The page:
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Do mental health professionals stigmatize their patients?

Lauber C, et al. Acta Psychiatr Scand Suppl. 2006.


OBJECTIVE: Assessing stereotypes towards people with mental illness among mental health professionals, comparing their view to the Swiss general population and analysing the influence of demographic factors, profession and work place variables (type of ward, employment time and professional experience).

METHOD: Conducting a representative telephone survey (n = 1073). Factor analysis was used to achieve one-dimensional scales, which were analysed by regression analysis.

RESULTS: Most positive depictions were regarded as less characterizing people with mental illness, whereas most negative descriptions were viewed as more typing these people. Compared with the Swiss general population, mental health professionals have not consistently less negative or more positive stereotypes against mentally ill people. Of the 22 stereotypes five factors were detected: 'social disturbance', 'dangerousness', 'normal healthy', 'skills' and 'sympathy'. Stereotypes about people with mental illness are influenced by the professional background and if at all only slightly affected by gender, age, ward type, participation rate of the hospital, weekly working hours or years of professional experience.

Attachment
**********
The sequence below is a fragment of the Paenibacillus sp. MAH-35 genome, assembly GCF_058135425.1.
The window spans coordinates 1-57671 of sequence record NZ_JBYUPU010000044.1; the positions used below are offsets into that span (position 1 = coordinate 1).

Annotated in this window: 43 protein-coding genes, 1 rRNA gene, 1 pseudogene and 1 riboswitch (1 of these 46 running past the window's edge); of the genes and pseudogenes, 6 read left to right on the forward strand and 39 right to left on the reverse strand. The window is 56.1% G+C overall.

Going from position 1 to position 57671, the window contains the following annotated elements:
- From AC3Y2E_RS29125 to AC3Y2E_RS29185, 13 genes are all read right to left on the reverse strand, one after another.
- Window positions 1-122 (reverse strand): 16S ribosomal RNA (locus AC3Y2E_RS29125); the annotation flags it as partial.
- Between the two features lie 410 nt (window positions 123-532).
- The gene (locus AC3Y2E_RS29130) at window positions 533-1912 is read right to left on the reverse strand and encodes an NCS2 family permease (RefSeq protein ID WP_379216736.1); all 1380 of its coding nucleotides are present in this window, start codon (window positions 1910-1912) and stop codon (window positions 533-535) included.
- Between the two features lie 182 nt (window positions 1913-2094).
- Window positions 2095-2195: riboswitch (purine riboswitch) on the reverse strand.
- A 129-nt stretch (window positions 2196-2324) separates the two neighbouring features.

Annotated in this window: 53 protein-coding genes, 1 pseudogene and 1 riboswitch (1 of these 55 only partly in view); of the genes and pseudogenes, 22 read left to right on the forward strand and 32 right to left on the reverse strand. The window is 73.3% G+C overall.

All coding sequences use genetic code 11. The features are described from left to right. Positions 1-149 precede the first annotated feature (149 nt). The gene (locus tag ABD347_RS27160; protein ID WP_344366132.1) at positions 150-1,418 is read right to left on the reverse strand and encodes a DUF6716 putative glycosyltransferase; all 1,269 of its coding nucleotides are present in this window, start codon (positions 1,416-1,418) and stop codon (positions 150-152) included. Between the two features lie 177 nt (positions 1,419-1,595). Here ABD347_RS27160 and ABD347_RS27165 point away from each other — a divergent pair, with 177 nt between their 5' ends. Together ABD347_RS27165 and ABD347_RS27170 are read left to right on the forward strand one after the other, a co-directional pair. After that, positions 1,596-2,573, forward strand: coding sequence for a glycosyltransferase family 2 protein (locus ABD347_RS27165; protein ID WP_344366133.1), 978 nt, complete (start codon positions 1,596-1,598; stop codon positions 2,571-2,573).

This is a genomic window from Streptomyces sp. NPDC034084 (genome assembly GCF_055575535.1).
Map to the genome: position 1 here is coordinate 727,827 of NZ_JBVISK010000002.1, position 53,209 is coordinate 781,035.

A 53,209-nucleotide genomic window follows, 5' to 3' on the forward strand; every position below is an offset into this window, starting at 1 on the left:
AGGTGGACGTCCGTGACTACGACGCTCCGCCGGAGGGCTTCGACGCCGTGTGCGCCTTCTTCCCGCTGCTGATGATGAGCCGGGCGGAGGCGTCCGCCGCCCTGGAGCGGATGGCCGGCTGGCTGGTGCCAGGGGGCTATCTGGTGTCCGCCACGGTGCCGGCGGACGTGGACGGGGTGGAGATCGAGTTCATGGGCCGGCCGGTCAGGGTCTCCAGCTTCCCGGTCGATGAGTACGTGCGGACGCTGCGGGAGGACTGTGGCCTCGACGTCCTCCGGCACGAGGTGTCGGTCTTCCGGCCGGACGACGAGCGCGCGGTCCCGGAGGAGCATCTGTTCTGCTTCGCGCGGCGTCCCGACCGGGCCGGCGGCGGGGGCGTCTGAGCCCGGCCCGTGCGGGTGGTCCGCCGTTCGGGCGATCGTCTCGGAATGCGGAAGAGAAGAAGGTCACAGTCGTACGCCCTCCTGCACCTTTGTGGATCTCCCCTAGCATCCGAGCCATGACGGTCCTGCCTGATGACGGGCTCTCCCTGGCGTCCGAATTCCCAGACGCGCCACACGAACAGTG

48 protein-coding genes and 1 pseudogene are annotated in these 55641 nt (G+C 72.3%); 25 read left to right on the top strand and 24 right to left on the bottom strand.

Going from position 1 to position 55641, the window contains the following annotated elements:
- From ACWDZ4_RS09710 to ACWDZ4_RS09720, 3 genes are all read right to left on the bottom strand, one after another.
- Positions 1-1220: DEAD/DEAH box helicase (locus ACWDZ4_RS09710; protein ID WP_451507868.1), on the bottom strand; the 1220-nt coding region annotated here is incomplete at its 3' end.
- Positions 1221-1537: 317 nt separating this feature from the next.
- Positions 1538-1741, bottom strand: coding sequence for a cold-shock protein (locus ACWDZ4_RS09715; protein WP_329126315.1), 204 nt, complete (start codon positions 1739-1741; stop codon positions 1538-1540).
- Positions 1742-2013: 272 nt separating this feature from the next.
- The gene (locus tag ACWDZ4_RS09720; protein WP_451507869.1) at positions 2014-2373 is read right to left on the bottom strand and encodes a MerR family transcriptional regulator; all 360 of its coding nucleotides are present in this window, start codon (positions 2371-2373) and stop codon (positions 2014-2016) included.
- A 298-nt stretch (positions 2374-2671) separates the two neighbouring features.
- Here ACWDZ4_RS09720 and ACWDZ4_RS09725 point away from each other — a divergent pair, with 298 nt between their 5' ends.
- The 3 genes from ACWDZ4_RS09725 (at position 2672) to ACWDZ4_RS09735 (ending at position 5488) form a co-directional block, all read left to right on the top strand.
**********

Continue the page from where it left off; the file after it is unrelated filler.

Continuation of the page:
CONCLUSION: Mental health professionals must improve their attitudes towards people with mental illness. Different ways, e.g. improving their professional education or their quality of professional contacts by regular supervision to prevent burn-out, are discussed.


16445483 [Indexed for MEDLINE]

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